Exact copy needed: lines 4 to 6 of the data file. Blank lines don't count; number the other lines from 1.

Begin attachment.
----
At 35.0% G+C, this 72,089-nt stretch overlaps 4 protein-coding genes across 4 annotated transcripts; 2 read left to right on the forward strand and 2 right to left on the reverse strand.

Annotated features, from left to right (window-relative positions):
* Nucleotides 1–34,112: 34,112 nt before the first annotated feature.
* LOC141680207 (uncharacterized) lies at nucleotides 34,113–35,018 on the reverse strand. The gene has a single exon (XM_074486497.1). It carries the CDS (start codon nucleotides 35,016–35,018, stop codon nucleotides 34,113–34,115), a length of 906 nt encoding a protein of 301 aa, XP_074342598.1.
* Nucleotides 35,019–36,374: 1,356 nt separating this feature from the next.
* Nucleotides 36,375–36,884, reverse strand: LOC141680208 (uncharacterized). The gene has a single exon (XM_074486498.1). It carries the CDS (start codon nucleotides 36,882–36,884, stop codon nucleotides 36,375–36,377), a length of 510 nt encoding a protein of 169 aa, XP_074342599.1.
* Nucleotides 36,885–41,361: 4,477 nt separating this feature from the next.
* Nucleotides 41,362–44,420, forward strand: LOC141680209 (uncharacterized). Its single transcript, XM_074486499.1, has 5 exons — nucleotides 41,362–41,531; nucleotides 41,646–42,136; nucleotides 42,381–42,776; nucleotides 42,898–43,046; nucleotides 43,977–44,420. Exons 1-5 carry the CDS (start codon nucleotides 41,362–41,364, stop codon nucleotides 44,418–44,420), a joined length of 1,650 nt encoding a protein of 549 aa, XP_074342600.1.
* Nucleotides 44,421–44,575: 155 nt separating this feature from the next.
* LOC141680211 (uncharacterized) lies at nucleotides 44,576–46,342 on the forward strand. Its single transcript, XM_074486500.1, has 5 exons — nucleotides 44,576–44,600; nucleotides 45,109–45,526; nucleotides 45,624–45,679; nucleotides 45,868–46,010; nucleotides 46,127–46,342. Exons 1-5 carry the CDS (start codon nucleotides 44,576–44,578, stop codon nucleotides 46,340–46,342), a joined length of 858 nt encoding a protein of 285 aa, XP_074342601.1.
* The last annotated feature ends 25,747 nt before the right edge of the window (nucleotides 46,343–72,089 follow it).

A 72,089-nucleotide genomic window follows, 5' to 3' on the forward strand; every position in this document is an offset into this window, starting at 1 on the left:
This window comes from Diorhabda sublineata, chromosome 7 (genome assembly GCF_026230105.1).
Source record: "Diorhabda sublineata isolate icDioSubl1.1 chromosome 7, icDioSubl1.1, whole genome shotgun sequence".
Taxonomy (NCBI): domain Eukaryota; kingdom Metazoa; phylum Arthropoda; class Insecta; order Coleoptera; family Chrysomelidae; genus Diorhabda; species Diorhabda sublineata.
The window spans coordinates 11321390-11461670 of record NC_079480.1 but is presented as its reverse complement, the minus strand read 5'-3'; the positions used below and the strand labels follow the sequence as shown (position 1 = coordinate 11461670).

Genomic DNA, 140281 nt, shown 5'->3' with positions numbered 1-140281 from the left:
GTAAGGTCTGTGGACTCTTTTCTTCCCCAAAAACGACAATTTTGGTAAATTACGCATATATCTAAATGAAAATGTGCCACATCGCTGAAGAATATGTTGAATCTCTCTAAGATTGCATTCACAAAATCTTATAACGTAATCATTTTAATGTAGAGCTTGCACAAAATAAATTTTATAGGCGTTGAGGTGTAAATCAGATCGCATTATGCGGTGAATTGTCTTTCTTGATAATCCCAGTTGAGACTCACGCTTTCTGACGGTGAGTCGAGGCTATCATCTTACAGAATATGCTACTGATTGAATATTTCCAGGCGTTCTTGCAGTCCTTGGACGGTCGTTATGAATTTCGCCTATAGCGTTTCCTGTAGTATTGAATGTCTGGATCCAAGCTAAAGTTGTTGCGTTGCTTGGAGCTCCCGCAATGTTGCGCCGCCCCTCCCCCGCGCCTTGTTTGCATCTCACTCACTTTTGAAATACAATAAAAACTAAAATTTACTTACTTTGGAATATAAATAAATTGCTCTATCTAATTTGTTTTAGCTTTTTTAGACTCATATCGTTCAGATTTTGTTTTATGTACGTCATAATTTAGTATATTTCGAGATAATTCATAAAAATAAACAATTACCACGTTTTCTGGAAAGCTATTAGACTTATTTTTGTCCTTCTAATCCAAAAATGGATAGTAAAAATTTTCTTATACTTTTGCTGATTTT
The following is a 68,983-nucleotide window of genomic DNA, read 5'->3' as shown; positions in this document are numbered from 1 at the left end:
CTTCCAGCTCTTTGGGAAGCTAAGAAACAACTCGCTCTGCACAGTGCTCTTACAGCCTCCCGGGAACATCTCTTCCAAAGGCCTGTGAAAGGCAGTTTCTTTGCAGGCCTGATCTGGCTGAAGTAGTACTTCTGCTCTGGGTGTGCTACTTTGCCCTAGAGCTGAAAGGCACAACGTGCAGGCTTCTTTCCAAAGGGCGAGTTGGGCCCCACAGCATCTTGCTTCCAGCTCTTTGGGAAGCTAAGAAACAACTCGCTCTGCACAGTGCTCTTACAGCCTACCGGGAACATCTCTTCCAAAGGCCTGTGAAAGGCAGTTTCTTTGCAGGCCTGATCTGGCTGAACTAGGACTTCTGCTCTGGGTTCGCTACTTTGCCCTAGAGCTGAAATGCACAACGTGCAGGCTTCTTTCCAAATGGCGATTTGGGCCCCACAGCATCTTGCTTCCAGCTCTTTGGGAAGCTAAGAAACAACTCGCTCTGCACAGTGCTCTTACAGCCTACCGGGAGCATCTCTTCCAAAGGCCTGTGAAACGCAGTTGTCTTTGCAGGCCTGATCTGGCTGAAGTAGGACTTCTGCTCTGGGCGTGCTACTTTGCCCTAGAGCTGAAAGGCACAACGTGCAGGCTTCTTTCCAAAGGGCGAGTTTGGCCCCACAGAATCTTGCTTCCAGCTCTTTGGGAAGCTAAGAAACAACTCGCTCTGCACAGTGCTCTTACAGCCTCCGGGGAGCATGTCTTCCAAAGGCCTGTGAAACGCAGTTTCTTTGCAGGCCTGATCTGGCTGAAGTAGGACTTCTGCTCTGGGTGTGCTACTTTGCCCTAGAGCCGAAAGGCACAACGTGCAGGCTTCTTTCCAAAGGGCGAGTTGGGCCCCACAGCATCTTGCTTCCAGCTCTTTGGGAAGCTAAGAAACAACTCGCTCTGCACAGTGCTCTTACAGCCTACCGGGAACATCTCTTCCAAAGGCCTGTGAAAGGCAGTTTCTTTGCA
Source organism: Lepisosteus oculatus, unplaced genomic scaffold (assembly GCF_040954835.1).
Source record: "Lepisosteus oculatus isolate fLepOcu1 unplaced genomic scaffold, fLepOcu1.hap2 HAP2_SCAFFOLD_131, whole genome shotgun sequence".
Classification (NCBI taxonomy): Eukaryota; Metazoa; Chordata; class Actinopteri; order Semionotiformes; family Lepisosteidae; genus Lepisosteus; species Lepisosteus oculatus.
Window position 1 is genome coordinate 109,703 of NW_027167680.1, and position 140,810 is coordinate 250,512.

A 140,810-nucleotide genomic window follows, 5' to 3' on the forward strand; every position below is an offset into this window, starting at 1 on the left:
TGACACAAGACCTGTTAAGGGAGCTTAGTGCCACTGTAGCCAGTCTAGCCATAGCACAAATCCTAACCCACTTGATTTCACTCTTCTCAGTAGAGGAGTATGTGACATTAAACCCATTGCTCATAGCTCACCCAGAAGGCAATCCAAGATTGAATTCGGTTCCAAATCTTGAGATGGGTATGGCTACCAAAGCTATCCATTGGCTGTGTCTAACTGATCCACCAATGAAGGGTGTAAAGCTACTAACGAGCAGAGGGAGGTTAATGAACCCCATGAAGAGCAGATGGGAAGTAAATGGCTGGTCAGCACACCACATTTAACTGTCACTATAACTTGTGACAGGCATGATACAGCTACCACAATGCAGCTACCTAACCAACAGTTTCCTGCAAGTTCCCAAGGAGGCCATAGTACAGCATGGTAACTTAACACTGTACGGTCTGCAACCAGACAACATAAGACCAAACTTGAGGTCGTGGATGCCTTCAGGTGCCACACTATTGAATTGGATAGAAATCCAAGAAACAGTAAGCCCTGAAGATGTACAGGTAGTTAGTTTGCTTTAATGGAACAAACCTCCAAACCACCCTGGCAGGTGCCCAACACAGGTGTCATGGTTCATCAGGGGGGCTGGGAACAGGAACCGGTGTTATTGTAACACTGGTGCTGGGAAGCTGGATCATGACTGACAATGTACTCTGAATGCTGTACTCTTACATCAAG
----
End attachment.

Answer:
* LOC141680207 (uncharacterized) lies at nucleotides 34,113–35,018 on the reverse strand. The gene has a single exon (XM_074486497.1). It carries the CDS (start codon nucleotides 35,016–35,018, stop codon nucleotides 34,113–34,115), a length of 906 nt encoding a protein of 301 aa, XP_074342598.1.
* Nucleotides 35,019–36,374: 1,356 nt separating this feature from the next.
* Nucleotides 36,375–36,884, reverse strand: LOC141680208 (uncharacterized). The gene has a single exon (XM_074486498.1). It carries the CDS (start codon nucleotides 36,882–36,884, stop codon nucleotides 36,375–36,377), a length of 510 nt encoding a protein of 169 aa, XP_074342599.1.